Reversals:  The inability to determine if two objects are the same or different.  When this skill is reduced, it may result in reversals (b’s and d's), and size errors (n's and h's) causing reduced writing and reading speed and reduced comprehension.

Visual memory:  The ability to store, retain, and retrieve visual information.  When this skill is reduced, it may result in difficulty copying information from the chalkboard, poor comprehension, and poor math skills.

Visualization:  The skill needed to manipulate and organize visual information.  When this skill is reduced, it may result in not remembering or understanding what has been read, or an inability to picture descriptions, directions, or instructions in the mind.

Visual Motor Response Skills

Visual Motor Speed:  The skill needed to direct movement with vision.  When this skill is reduced, handwriting will usually be better when done slowly and poor when done at the person's "normal" pace.

Visual Style:  The overall observation by screening personnel of the visual systems functions in terms of the accuracy, speed, and energy required to perform concentrated vision tasks.  When other visual skills are not adequate, then accuracy and speed can be poor and there may be hyper or
hypo-activity.  Therefore, Visual Style usually indicates how much the person's reduced skills are outwardly affecting their performance.

Parent Observation

    Parent observation is a very important part of school success.  Without vision skills training, your child will favor one of  his/her senses for learning.

    If your child learns best through his/her sight, then your child will learn best with his eyes.

    If your child learns best through touch, then your child will learn best through movement and touch.  (Many children are incorrectly judged to be hyperactive because they learn this way.)

    If your child learns best through his/her hearing, then your child will learn best through listening.   (Many children are incorrectly judged to be dyslexic because they learn this way.)

    Whichever sense your child learns best with will dictate the type of school and the type of teacher that  he/she will do best with.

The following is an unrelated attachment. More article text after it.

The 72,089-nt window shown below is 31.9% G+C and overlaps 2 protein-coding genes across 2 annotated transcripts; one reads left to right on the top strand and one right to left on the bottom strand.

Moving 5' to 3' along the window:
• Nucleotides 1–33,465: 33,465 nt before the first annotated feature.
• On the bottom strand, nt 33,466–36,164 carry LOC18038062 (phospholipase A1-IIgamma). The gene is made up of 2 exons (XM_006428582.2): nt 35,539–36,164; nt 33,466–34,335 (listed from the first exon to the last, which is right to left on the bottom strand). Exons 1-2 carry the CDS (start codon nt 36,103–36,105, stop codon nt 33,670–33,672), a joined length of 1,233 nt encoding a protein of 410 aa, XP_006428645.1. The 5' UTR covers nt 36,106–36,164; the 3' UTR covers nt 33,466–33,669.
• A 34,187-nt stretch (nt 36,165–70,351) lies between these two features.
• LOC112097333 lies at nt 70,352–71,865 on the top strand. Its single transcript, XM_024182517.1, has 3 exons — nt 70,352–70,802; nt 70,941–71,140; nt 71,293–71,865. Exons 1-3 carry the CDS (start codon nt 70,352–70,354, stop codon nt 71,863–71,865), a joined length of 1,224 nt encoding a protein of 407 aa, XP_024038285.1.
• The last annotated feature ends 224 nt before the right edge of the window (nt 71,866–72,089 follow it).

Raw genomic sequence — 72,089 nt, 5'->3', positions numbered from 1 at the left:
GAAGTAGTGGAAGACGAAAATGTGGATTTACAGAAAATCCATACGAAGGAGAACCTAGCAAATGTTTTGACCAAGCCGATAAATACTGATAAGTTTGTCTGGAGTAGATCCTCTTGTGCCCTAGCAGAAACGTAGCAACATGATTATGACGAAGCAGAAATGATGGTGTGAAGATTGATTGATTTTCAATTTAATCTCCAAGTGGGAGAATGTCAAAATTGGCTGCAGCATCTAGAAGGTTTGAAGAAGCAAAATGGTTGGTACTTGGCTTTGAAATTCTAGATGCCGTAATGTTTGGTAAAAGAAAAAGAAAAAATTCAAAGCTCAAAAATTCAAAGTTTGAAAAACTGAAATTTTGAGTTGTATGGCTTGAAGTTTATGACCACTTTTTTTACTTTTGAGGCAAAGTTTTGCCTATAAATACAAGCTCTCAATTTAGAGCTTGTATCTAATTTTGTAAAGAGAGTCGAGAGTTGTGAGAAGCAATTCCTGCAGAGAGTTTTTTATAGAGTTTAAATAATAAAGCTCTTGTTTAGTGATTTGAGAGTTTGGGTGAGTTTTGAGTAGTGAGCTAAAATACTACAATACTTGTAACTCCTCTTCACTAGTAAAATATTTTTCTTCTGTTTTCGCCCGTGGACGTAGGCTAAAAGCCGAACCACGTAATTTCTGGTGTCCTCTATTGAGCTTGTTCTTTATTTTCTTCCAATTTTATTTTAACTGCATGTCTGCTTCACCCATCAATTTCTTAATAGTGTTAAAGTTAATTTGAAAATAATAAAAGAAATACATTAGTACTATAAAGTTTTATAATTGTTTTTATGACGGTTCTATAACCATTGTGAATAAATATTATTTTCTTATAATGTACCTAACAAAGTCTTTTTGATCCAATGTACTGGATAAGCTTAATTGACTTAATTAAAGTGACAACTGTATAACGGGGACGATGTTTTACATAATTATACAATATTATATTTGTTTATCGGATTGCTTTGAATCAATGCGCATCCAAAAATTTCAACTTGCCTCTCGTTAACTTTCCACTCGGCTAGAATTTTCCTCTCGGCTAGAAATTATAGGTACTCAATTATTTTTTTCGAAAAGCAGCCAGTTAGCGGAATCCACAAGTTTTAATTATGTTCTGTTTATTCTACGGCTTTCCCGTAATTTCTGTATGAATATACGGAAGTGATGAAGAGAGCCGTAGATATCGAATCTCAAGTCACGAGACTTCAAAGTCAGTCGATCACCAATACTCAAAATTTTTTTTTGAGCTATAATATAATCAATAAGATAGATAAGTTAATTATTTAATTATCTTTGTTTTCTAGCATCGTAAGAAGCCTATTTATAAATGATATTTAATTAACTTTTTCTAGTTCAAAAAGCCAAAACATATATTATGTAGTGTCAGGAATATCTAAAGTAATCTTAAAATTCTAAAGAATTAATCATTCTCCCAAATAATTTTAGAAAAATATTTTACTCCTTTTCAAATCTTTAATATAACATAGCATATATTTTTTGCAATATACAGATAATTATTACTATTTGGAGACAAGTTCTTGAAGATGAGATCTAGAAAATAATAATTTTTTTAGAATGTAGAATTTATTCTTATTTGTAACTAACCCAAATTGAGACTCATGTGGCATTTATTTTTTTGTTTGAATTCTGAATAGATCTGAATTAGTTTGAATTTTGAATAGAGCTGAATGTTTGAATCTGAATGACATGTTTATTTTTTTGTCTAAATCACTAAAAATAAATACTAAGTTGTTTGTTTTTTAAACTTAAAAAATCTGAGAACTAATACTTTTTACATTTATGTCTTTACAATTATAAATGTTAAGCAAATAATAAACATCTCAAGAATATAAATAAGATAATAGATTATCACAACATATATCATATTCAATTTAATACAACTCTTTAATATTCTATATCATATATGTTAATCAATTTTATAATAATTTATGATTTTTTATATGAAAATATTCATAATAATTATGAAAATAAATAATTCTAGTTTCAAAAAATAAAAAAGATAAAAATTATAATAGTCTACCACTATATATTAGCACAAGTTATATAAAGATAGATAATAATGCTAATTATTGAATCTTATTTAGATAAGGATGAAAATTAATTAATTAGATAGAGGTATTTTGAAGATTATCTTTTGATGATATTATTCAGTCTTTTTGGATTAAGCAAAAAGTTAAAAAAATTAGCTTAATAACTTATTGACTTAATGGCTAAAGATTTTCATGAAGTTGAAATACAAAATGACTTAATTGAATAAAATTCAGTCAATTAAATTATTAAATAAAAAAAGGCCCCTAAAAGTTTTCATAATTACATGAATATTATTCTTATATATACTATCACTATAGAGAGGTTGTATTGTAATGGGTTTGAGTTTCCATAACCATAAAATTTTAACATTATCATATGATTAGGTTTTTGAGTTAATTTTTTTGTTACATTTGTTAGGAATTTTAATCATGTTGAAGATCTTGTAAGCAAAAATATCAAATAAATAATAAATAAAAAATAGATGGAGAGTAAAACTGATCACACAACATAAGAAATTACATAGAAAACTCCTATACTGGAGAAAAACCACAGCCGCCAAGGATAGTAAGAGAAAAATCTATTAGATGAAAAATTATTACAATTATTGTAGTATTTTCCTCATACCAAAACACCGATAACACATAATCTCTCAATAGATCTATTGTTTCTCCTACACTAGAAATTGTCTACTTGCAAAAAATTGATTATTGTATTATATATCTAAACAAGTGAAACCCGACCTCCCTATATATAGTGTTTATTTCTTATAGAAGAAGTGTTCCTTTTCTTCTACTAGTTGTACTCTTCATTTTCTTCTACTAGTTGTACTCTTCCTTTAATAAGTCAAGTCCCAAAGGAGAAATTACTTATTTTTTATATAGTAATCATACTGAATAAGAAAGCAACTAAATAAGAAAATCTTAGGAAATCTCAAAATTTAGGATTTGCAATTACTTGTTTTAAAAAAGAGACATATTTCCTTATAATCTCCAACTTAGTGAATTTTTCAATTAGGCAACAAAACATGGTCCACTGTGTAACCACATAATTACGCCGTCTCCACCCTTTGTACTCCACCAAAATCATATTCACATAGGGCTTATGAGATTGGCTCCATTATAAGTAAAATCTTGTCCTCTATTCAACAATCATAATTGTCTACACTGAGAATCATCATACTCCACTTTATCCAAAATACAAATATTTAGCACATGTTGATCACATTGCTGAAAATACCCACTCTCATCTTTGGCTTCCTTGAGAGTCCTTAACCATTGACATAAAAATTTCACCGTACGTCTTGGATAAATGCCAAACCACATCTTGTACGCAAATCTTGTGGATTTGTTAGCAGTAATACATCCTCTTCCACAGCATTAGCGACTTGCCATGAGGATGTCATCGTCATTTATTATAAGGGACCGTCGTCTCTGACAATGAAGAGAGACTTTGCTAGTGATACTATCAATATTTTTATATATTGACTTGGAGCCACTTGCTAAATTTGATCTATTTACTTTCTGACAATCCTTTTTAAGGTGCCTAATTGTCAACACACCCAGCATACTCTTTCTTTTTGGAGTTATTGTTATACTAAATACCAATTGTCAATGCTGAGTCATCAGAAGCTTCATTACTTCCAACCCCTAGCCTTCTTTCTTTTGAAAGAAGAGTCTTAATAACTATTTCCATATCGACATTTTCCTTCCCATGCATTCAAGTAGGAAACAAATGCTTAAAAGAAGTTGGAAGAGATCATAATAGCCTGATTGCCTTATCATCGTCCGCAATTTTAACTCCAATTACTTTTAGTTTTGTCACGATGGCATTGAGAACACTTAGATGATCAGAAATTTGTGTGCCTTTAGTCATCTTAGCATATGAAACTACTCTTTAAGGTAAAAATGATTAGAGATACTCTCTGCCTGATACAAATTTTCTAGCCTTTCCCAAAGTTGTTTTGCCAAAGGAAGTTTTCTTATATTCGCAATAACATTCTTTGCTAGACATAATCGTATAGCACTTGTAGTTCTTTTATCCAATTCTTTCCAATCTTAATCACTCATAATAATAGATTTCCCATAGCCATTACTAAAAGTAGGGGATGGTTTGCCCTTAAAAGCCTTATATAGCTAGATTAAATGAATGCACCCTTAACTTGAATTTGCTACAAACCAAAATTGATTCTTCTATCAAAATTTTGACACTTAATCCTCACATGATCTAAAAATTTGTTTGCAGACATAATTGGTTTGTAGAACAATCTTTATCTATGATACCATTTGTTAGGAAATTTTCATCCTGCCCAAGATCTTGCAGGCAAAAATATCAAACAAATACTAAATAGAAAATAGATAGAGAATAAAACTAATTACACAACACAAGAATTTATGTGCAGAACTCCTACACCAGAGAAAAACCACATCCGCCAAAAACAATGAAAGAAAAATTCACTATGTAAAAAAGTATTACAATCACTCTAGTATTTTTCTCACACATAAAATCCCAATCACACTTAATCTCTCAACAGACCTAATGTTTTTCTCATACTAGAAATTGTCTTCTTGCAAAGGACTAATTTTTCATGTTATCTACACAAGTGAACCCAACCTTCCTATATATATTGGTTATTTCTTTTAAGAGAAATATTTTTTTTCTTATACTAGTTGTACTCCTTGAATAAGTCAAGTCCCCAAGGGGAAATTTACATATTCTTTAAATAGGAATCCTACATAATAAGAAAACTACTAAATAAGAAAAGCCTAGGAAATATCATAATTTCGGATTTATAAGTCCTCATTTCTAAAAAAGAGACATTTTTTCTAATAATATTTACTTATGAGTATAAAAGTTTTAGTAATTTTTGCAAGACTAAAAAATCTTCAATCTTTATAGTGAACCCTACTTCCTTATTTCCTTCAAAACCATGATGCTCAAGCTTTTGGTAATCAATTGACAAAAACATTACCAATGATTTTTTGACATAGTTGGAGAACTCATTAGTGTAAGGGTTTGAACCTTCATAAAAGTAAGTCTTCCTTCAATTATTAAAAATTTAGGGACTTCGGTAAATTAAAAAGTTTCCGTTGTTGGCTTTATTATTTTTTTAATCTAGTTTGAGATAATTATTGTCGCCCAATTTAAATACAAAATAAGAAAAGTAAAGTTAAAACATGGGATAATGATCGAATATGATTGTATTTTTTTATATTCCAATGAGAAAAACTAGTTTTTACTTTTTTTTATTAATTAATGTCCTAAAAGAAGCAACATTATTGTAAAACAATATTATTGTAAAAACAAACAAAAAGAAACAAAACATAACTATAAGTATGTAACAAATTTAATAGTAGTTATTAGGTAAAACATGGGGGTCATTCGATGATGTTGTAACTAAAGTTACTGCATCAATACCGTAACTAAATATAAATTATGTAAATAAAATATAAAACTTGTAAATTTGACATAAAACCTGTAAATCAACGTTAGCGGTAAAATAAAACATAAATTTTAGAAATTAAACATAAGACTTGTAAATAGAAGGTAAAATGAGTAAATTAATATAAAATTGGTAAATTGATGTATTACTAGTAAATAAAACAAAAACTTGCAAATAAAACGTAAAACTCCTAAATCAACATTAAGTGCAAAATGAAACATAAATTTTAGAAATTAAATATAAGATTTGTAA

Sounds, sight, touch--which sense does your child learn the fastest with?  

    Now, how  does his/her school teach?  An open concept classroom may be stimulating to a sight learner, but distracting to a touch or sound learner.  A structured classroom may be just what a touch learner needs for success, while a sight learner may be bored.  

    Go to school and ask what systems they use.  Talk with your child’s teachers to see how they teach.  If the school or teacher doesn’t match your child’s learning process then your child will not be as successful as he/she should be.
    One of the major goals of vision skills therapy and vision skills enhancement is to prioritize the senses to match the requirements of our society.   Vision must be the primary sense for a sighted person in our society.  75% to 90% of learning in our schools is done through sight.  A sound or touch learner is at an extreme disadvantage and must learn ways to turn sight information into touch or sound information if they are to be successful in school.
Advanced Reading
    
    The average person receives little or no additional training in  reading after he/she has achieved the vision skills required to stand in front of their class and read aloud without errors.

    Unfortunately, that only provides a reading  speed of from 80 to 240 words per minute for the average person and  why settle for that when our vision system is capable of taking in 450 to 750 words per minute with excellent comprehension.   That means that with a small amount of training, your child could take in information in less than half the time that it used to take him/her.  How valuable could this be to your child?

    Please see the last page of this brochure for further information on Advanced Reading training.

Who is Dr. Dunn?

    Dr. Michael J. Dunn is an Optometrist who has taken advanced courses in vision skills testing and training.  He has been an instructor in vision therapy for the University of Houston, College of Optometry.  He has written articles for Lubbock Parent Magazine, and he has lectured to Optometrists, Physician’s Assistants, parents, teachers, school diagnosticians, students, and Civic groups.  He has been a consultant for Johnson and Johnson’s Contact Lens Division and Lubbock Christian University’s sports program.  He has practiced Optometry in Lubbock, Texas since1977.

 
 
 
Lubbock Optometrist Family Vision Center is a certified Optometrist specializing in Developmental Vision, Cataracts, Glaucoma, eyecare, lasik and much more in Lubbock, TX. We also do Home and all work related in the 79423 area and surrounding areas in Lubbock